2. Helen Diller Family Comprehensive Cancer Center, University of California, San Francisco, San Francisco, California, USA.

    • Collin M Blakely
    • , Wei Wu
    • , Beatrice Gini
    • , Victor R Olivas
    • , Julia Rotow
    • , Ashley Maynard
    • , Victoria Wang
    • , Matthew A Gubens
    •  & Trever G Bivona
  3. The Francis Crick Institute, Cancer Research UK Lung Cancer Centre of Excellence, UCL Cancer Institute, London, UK.

    • Thomas B K Watkins
    • , Nicholas McGranahan
    • , Gareth A Wilson
    • , Nicolai J Birkbak
    •  & Charles Swanton
  4. Department of Radiation Oncology, Stanford University School of Medicine, Stanford, California, USA.

    • Jacob J Chabon
    •  & Maximilian Diehn
  5. Department of Medicine, Division of Medical Oncology, University of Colorado, Denver, Aurora, Colorado, USA.

    • Caroline E McCoach
    •  & Robert C Doebele
  6. Guardant Health, Inc., Redwood City, California, USA.

    • Kimberly C Banks
    •  & Richard B Lanman
  7. Driver Inc., San Francisco, California, USA.

    • Aleah F Caulin
    • , John St John
    • , Anibal R Cordero
    •  & Petros Giannikopoulos
  8. Clovis Oncology Inc., Boulder, Colorado, USA.

    • Andrew D Simmons
  9. University of California Davis Cancer Center, Sacramento, California, USA.

    • Philip C Mack
    • , David R Gandara
    •  & Jonathan W Riess
  10. Moores Cancer Center, University of California San Diego, San Diego, California, USA.

    • Hatim Husain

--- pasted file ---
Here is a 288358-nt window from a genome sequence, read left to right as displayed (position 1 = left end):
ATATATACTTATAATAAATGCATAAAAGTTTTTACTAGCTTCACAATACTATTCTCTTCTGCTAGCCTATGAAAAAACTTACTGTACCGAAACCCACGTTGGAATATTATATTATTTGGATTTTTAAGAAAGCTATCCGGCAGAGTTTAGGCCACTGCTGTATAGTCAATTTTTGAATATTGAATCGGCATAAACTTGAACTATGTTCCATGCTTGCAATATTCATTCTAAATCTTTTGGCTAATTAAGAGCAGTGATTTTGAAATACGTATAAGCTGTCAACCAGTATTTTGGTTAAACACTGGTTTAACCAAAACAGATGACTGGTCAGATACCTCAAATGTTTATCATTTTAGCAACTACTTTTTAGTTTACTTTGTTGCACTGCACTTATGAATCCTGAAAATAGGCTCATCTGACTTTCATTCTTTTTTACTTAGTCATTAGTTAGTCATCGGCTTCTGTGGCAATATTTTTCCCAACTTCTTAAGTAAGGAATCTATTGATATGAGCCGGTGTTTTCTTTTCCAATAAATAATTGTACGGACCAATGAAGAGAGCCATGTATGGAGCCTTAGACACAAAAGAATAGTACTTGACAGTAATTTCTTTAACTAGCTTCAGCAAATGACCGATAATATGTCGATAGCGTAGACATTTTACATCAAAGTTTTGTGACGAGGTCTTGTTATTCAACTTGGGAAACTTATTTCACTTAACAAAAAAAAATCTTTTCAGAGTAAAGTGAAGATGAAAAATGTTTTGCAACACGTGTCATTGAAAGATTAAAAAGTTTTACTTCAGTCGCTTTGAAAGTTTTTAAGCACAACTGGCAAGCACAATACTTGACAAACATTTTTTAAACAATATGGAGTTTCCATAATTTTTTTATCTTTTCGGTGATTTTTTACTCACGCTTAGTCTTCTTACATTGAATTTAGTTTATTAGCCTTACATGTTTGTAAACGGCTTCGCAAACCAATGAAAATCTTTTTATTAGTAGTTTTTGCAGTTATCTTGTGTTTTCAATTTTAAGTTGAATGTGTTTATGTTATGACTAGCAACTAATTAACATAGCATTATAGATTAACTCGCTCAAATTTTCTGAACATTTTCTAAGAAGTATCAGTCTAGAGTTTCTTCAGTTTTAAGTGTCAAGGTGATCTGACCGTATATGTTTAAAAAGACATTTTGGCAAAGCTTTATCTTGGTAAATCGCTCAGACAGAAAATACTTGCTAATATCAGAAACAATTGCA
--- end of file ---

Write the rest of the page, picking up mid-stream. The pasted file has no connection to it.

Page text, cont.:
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C.M.B., T.B.K.W., C.S. and T.G.B. designed the study. C.M.B. performed medical-record review, analyzed data and prepared tables and figures. T.B.K.W. performed WES and clonality analysis and prepared tables and figures with assistance from N.M., G.A.W., and N.J.B. W.W. performed analysis of cfDNA-sequencing data on patient cohorts and prepared tables and figures. B.G. performed cell-line experiments and prepared figures with assistance from A.M. J.J.C. and M.D. performed cancer personalized profiling by deep sequencing (CAPP-seq) analysis. V.R.O. and J.R. performed immunohistochemistry analysis. C.E.M., M.A.G., V.W., A.D.S., P.C.M., D.R.G., H.H., R.C.D., and J.W.R. performed medical-record review and provided clinical data. K.C.B. and R.B.L. compiled and annotated cfDNA data from 1,150 patients with EGFR-mutant-positive NSCLC and 1,008 patients with EGFR-mutant-negative NSCLC. A.R.C. extracted DNA and prepared exome libraries from patient tumor samples. A.F.C. and J.S.J. performed exome sequencing alignment and quality analysis. P.G. harvested autopsy tissue and performed pathological assessments. C.M.B. and T.G.B. wrote the manuscript, to which all authors contributed.